Although only three countries use AV (STV in single-member constituencies), many use STV (with exactly the same system of voting by numbers) in multi-member constituencies for at least some of their elections. They include the UK (for most elections in Northern Ireland and local elections in Scotland), Ireland, Malta, India, Australia, New Zealand, Iceland and USA.

People of these nations are intelligent enough to vote by numbers, so English and Welsh voters should have no difficulty. Scottish and Northern Irish voters already vote that way.

If anyone doubts that voting by AV is easy, proves it.

Daily Mail’s deliberate mistakes

Submitted by editor on Sun, 13/03/2011 – 19:26


Harry Phibbs, The Daily Mail, 9 March 2011:

“The baffling nature of the Alternative Vote system, where candidates are ranked by voters and a loser can be declared the winner, is good reason for voting not to adopt it.”

Excuse me, but isn’t that exactly what happens with First Past The Post? In Norwich South last year 70.68% voted against Simon Wright (Lib Dem) and 29.32% voted for him and yet he won! That wouldn’t happen with AV; the winner would need over half the votes.


“Then on that Thursday [5 May] comes the referendum on scrapping our voting system that has been the envy of the world”

“Envy of the world”? So why don’t newly emerging democracies use it?

Nation before party

Submitted by editor on Sun, 13/03/2011 – 18:39


It is rather sad that some people seem to be deciding how to vote in the referendum according to which system they think might be better for their own party. No-one knows the answer to that; it depends how people vote. In the political situation or 2015, they may vote differently from 2010 and AV may make more people feel free to vote in the first place for minor parties; their second choices may or may not be the major parties they supported in 2010.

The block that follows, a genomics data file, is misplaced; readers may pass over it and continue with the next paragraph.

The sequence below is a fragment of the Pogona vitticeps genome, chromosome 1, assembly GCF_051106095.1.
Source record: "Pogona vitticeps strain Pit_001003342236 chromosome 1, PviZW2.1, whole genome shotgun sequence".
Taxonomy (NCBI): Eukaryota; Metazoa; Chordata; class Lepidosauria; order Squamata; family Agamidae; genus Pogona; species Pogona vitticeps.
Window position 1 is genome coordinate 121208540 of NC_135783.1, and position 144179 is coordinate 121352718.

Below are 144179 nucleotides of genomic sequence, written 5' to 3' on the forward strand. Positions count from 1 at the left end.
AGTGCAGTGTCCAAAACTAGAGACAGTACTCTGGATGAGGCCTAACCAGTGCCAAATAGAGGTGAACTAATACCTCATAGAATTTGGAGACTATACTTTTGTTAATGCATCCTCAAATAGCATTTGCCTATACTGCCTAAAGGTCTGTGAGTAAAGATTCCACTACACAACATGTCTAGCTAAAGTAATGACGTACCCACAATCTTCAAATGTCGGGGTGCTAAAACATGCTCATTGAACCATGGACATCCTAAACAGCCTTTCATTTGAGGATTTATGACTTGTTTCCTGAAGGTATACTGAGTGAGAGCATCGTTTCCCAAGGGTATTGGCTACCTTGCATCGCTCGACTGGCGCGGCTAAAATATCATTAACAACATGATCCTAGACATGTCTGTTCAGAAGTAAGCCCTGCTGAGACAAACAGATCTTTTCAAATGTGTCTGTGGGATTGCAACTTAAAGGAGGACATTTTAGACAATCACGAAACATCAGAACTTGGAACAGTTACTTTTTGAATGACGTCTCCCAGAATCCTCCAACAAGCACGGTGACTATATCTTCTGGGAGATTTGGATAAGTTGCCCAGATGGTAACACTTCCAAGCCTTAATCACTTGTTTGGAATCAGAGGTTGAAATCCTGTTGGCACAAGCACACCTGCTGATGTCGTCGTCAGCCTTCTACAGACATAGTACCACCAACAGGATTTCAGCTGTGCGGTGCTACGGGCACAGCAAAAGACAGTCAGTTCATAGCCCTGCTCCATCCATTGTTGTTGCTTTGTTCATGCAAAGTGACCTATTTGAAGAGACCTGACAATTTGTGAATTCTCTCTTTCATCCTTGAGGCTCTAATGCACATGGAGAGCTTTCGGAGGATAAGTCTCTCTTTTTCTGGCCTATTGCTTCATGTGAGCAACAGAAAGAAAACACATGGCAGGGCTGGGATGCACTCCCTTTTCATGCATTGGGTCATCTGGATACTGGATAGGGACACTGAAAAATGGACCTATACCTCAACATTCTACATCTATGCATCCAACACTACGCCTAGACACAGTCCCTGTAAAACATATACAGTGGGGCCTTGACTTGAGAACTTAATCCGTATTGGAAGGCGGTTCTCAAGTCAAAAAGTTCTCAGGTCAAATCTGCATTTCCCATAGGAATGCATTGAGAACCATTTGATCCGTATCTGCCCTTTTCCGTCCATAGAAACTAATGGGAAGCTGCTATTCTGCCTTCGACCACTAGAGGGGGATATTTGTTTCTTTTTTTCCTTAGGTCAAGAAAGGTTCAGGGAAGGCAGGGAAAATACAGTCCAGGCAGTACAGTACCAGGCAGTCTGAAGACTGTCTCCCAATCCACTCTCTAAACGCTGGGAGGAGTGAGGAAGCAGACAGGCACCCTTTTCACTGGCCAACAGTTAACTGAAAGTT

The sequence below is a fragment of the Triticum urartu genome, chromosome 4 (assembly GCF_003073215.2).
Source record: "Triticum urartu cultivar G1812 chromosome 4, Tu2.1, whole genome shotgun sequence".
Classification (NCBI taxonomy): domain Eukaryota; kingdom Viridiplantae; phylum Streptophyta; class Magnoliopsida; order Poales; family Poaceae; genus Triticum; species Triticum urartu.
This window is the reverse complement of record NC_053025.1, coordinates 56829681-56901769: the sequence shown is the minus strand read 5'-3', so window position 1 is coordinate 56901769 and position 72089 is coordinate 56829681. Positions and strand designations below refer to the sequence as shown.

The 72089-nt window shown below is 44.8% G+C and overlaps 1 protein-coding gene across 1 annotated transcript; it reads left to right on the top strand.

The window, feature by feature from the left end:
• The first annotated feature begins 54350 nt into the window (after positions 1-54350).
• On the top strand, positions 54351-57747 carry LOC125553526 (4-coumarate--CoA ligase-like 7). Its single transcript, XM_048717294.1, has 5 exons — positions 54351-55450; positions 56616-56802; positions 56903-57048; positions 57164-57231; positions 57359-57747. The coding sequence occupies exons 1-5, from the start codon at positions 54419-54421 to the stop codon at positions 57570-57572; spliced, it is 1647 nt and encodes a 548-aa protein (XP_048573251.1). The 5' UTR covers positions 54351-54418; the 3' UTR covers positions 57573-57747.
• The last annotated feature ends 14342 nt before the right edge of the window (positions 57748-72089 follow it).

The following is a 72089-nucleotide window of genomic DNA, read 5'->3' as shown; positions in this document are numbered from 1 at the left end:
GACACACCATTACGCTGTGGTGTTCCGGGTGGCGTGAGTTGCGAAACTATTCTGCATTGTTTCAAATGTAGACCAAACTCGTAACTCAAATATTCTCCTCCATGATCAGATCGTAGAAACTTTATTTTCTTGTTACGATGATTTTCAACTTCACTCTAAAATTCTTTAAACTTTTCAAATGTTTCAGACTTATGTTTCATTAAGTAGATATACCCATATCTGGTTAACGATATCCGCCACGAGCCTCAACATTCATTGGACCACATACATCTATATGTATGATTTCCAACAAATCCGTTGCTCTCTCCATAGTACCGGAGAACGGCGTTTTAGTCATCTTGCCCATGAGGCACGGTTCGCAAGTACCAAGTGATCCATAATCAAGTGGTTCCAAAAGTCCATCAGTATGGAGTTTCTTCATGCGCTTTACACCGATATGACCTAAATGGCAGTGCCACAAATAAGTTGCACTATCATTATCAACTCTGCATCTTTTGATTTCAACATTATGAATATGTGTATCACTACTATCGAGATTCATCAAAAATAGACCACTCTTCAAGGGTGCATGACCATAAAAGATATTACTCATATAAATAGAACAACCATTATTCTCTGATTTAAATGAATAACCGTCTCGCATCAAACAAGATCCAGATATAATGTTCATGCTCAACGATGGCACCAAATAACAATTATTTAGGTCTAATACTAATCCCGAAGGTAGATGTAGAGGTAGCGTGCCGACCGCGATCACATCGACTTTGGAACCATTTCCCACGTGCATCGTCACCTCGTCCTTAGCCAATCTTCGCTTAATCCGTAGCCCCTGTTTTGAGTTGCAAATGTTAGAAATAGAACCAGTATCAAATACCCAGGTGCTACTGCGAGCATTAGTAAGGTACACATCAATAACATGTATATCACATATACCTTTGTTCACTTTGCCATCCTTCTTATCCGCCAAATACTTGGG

Labour supporters who think First Past The Post would be better for their party should ask themselves why the Conservative Party opposes AV and where the “No” campaign’s money come from. Even so, it will still depend on how people vote. Conservatives may be pleasantly surprised by AV. The point is that trying to assess whether a particular party would gain or lose by AV is a hazardous business and not the best basis for making a decision.

Dare I suggest people vote for the system that would be better and more democratic for the nation and voters?

The bottom line is that:
3. In the vast majority of constituencies, every voter could vote by AV for his or her own party safe in the knowledge that, if that party was eliminated in an early round, his or her subsequent preference could still influence the result.
4. No candidate could be elected by as few as one-third of the votes as some are now and every candidate would have to work to attract more than half the votes.